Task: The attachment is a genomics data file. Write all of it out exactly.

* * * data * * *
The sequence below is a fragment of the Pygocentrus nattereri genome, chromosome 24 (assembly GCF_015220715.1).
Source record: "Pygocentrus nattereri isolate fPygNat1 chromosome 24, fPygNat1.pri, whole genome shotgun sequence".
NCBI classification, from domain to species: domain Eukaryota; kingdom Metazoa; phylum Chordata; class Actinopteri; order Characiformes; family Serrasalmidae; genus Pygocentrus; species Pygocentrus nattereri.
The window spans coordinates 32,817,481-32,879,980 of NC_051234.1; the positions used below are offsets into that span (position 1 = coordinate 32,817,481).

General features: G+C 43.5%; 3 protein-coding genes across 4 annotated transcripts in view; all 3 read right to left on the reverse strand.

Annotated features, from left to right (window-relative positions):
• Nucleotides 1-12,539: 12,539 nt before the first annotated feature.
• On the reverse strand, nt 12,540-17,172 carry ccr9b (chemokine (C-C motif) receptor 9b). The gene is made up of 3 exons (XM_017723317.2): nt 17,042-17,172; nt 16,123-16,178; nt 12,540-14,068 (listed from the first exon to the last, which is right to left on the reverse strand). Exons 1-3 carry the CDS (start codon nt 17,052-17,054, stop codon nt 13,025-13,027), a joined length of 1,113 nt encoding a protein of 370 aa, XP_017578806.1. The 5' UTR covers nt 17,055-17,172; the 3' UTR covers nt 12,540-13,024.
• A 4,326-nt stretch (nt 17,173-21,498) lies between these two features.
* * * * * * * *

The sequence below is a fragment of the Pygocentrus nattereri genome, chromosome 24 (assembly GCF_015220715.1).
Source record: "Pygocentrus nattereri isolate fPygNat1 chromosome 24, fPygNat1.pri, whole genome shotgun sequence".
NCBI classification, from domain to species: domain Eukaryota; kingdom Metazoa; phylum Chordata; class Actinopteri; order Characiformes; family Serrasalmidae; genus Pygocentrus; species Pygocentrus nattereri.
The window spans coordinates 32,817,481-32,879,980 of NC_051234.1; the positions used below are offsets into that span (position 1 = coordinate 32,817,481).

General features: G+C 43.5%; 3 protein-coding genes across 4 annotated transcripts in view; all 3 read right to left on the reverse strand.

Annotated features, from left to right (window-relative positions):
• Nucleotides 1-12,539: 12,539 nt before the first annotated feature.
• On the reverse strand, nt 12,540-17,172 carry ccr9b (chemokine (C-C motif) receptor 9b). The gene is made up of 3 exons (XM_017723317.2): nt 17,042-17,172; nt 16,123-16,178; nt 12,540-14,068 (listed from the first exon to the last, which is right to left on the reverse strand). Exons 1-3 carry the CDS (start codon nt 17,052-17,054, stop codon nt 13,025-13,027), a joined length of 1,113 nt encoding a protein of 370 aa, XP_017578806.1. The 5' UTR covers nt 17,055-17,172; the 3' UTR covers nt 12,540-13,024.
• A 4,326-nt stretch (nt 17,173-21,498) lies between these two features.